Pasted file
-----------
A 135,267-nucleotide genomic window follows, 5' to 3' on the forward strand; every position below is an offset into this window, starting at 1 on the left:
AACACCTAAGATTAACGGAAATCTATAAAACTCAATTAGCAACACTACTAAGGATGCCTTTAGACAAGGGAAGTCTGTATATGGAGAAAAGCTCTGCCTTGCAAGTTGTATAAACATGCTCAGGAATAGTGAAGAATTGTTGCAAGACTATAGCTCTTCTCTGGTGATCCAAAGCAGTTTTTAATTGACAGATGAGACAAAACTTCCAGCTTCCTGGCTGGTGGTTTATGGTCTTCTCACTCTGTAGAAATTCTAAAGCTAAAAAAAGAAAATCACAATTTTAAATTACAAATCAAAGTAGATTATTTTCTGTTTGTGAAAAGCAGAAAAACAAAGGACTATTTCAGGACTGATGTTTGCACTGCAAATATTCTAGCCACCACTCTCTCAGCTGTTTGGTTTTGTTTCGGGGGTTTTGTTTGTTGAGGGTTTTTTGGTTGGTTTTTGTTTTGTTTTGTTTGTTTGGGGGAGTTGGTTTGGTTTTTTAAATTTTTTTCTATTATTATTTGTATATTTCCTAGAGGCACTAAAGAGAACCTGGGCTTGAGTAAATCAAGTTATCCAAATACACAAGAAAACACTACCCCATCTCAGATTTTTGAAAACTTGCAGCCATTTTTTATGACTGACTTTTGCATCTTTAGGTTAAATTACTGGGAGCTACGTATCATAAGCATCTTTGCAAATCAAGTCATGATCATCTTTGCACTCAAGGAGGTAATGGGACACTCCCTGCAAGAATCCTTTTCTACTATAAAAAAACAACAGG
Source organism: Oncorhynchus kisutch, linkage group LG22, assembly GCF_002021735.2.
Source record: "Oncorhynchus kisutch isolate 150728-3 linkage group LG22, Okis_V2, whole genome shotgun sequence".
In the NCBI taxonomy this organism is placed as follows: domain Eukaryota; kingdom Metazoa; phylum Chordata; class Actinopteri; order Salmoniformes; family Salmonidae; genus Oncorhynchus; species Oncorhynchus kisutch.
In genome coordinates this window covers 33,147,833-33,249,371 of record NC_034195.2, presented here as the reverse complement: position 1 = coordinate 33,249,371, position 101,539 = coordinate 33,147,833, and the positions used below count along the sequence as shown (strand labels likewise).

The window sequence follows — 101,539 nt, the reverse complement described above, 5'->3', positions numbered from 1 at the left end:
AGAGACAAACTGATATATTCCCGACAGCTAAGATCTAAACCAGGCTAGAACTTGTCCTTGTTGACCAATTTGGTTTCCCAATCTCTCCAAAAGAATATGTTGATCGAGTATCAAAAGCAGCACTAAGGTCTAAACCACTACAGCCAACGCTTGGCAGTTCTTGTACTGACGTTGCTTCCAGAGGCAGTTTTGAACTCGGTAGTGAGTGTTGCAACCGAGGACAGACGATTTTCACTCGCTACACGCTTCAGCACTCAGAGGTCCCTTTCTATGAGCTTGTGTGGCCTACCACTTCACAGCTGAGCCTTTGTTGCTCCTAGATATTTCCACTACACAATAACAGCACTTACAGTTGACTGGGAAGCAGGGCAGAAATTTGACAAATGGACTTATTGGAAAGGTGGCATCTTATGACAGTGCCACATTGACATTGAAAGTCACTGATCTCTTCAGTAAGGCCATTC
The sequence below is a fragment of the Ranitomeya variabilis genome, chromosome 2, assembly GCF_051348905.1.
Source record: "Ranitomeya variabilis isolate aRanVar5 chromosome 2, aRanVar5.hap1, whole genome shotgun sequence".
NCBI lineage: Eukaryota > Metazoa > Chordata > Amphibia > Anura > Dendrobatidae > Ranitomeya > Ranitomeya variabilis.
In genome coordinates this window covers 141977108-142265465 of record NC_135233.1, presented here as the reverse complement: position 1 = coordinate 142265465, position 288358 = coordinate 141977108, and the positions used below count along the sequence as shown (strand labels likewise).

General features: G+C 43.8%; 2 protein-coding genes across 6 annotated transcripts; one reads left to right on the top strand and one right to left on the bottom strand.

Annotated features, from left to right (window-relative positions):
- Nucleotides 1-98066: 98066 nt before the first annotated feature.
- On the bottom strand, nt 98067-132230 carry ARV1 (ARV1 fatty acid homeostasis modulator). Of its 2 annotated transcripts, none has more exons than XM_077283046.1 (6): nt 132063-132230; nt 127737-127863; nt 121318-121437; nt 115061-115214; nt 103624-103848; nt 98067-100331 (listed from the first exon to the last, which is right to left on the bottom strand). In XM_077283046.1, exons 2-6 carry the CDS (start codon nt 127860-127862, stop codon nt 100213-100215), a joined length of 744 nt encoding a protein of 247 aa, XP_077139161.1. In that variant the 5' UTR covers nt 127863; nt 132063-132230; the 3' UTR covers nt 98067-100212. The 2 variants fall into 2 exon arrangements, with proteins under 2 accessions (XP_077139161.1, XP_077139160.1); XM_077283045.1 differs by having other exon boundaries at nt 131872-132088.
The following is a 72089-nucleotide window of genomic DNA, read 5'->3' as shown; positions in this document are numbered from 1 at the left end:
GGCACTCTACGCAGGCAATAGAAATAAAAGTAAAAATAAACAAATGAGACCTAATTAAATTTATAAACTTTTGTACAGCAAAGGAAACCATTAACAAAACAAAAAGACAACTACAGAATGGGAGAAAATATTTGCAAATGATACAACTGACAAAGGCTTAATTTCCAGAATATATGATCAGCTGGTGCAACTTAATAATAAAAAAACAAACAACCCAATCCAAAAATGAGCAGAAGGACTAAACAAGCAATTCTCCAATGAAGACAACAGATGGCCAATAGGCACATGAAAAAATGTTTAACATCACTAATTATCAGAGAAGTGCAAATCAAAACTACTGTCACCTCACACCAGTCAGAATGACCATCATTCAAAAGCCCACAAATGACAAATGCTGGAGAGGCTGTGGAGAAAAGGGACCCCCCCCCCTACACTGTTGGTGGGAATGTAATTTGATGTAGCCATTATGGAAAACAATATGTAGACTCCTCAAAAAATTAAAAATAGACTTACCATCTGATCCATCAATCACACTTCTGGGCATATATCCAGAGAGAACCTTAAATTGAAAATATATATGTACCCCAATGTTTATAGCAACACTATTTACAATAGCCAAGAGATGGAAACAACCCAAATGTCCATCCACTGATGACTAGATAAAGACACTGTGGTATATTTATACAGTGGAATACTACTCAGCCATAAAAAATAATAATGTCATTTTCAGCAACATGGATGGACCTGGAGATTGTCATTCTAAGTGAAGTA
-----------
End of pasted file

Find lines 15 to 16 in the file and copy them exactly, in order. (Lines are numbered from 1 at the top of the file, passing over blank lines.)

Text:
- Nucleotides 1-98066: 98066 nt before the first annotated feature.
- On the bottom strand, nt 98067-132230 carry ARV1 (ARV1 fatty acid homeostasis modulator). Of its 2 annotated transcripts, none has more exons than XM_077283046.1 (6): nt 132063-132230; nt 127737-127863; nt 121318-121437; nt 115061-115214; nt 103624-103848; nt 98067-100331 (listed from the first exon to the last, which is right to left on the bottom strand). In XM_077283046.1, exons 2-6 carry the CDS (start codon nt 127860-127862, stop codon nt 100213-100215), a joined length of 744 nt encoding a protein of 247 aa, XP_077139161.1. In that variant the 5' UTR covers nt 127863; nt 132063-132230; the 3' UTR covers nt 98067-100212. The 2 variants fall into 2 exon arrangements, with proteins under 2 accessions (XP_077139161.1, XP_077139160.1); XM_077283045.1 differs by having other exon boundaries at nt 131872-132088.